Human Trafficking: Not Always What Some People Think

That’s according to the Executive Director of Heartly House in Frederick..


Frederick, Md (KM) Those engaged in human trafficking in America  are often thought of as coming from foreign countries. But Inga James, Executive Director of Heartly House, says most of these individuals were born in the United States, and have family here.

During a recent appearance on WFMD’s “Success Happens,” James made a shocking statement. “There are parents who traffic  their children,” she said.

James said human trafficking, which is mostly prostitution, is a multi-billion-dollar business, and it’s tempting to people who don’t have any morals to want to get into it. “But yes, there are fathers that will trade their daughters for money to their friends, their friends’ friends, to anybody that they can. Or drugs; trade for drugs as well,” she said.

James said it’s often difficult some times to take down these operations because some of the victims don’t feel they’re being trafficked. “Many of them believe they’re in some sort of relationship, whether it’s a familial relationship such as an uncle or a father, or a boyfriend type of relationship,” she said.

Because human trafficking is a very secretive business, it’s often difficult to spot any signs that someone is a victim. “One of the things that we’re starting to do  is to train hotel workers to identify red flags. And actually a perpetrator was arrested because somebody at a hotel in Frederick saw a young girl, looked way too young to be dressed the way she was dressed, and called the police,” says James.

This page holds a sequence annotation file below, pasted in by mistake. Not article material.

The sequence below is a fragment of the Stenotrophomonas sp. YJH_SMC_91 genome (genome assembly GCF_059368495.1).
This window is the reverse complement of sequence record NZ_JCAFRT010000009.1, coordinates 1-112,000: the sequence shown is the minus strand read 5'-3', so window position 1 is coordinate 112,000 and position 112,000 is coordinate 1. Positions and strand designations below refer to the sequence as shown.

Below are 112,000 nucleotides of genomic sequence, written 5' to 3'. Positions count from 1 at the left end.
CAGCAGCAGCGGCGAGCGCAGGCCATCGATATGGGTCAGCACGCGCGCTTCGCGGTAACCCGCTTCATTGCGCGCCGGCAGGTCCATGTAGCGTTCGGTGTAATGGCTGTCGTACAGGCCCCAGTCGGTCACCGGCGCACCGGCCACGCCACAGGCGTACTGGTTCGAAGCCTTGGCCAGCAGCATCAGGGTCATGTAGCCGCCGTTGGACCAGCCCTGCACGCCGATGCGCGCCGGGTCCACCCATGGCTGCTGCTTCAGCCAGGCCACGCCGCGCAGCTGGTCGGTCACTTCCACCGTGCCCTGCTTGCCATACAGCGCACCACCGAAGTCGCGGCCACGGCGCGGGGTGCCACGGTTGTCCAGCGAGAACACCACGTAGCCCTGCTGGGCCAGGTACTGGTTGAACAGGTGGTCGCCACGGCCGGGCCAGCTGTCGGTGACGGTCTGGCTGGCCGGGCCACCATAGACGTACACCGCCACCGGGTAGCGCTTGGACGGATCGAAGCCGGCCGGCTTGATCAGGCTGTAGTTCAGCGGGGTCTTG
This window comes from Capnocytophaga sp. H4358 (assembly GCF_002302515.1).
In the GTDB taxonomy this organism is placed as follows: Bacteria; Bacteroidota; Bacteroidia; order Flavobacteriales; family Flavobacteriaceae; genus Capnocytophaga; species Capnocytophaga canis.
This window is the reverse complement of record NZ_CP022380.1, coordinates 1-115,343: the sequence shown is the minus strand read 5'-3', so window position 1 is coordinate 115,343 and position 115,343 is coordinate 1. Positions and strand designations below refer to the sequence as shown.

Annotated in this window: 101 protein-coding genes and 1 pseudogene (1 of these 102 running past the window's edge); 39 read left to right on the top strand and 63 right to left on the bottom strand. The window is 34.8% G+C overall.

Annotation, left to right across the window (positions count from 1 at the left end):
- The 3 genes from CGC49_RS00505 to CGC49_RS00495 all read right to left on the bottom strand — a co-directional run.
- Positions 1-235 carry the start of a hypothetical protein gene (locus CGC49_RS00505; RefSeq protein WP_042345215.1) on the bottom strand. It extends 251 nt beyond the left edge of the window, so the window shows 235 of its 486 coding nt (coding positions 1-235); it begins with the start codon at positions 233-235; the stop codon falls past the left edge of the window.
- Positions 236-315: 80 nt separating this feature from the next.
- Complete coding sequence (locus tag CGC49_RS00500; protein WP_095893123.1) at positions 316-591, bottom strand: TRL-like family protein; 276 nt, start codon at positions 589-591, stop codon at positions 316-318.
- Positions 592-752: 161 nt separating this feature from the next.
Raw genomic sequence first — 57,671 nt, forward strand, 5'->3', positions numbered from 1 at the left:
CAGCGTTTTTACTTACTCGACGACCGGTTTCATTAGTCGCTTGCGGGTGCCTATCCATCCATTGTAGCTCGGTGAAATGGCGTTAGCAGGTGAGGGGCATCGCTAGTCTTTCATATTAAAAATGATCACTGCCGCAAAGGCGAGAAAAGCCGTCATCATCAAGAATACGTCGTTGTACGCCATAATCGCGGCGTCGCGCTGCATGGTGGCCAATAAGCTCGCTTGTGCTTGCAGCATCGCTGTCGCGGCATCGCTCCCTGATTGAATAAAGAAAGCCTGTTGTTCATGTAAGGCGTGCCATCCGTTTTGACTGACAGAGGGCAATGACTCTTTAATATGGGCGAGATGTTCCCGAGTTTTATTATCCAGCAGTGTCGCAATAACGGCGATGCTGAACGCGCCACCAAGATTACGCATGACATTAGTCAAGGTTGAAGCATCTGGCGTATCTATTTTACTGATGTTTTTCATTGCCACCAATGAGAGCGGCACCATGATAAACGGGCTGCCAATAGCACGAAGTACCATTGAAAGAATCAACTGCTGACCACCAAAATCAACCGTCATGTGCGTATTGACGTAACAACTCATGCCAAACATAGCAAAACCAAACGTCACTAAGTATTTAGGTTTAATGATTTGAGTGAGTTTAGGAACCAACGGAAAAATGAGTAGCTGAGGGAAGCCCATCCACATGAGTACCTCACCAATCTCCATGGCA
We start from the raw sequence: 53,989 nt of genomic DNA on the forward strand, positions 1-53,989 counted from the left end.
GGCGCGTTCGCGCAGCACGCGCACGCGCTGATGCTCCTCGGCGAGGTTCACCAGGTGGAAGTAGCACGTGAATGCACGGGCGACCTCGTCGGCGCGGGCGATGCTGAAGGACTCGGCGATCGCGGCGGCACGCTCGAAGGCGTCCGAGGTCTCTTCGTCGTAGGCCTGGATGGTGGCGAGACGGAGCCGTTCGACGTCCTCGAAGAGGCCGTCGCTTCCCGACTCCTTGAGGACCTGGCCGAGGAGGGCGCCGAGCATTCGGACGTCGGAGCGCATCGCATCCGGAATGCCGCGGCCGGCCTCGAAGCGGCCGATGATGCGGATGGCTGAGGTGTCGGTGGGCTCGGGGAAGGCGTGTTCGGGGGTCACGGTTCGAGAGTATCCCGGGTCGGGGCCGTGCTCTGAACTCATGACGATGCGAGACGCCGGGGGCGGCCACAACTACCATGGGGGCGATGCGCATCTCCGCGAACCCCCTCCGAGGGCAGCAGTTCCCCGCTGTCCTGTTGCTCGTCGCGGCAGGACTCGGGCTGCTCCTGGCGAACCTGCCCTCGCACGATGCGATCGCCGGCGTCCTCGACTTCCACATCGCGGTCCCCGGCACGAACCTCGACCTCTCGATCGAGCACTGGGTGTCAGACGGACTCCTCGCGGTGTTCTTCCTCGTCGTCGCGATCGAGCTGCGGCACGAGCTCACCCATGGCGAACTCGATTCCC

A few years ago, the Frederick County Council approved an ordinance requiring hotel and motel owners and operators to train their employees on how to recognize the signs of human trafficking.

But James says police departments and other investigators do not have the resources to identify and take down these businesses. “It’s a very, very, secret industry, and our law enforcement and other investigative parties, like Child Protective Services,  are not equipped to deal with the incidents. There’s just too many,” she says.

Heartly House has been working with victims of human trafficking. James says a counselor is available to help these individuals. Last year, she says, Heartly House assisted about 31 victims of human trafficking., which James calls “a drop in teh bucket,” noting that there are many more out there who have not come forward seeking help.

If you or someone you know is a victim of human trafficking, you can call Heartly House at 301-662-8800, or the National Human Trafficking Hotline at 1-888-3737-888.


By Kevin McManus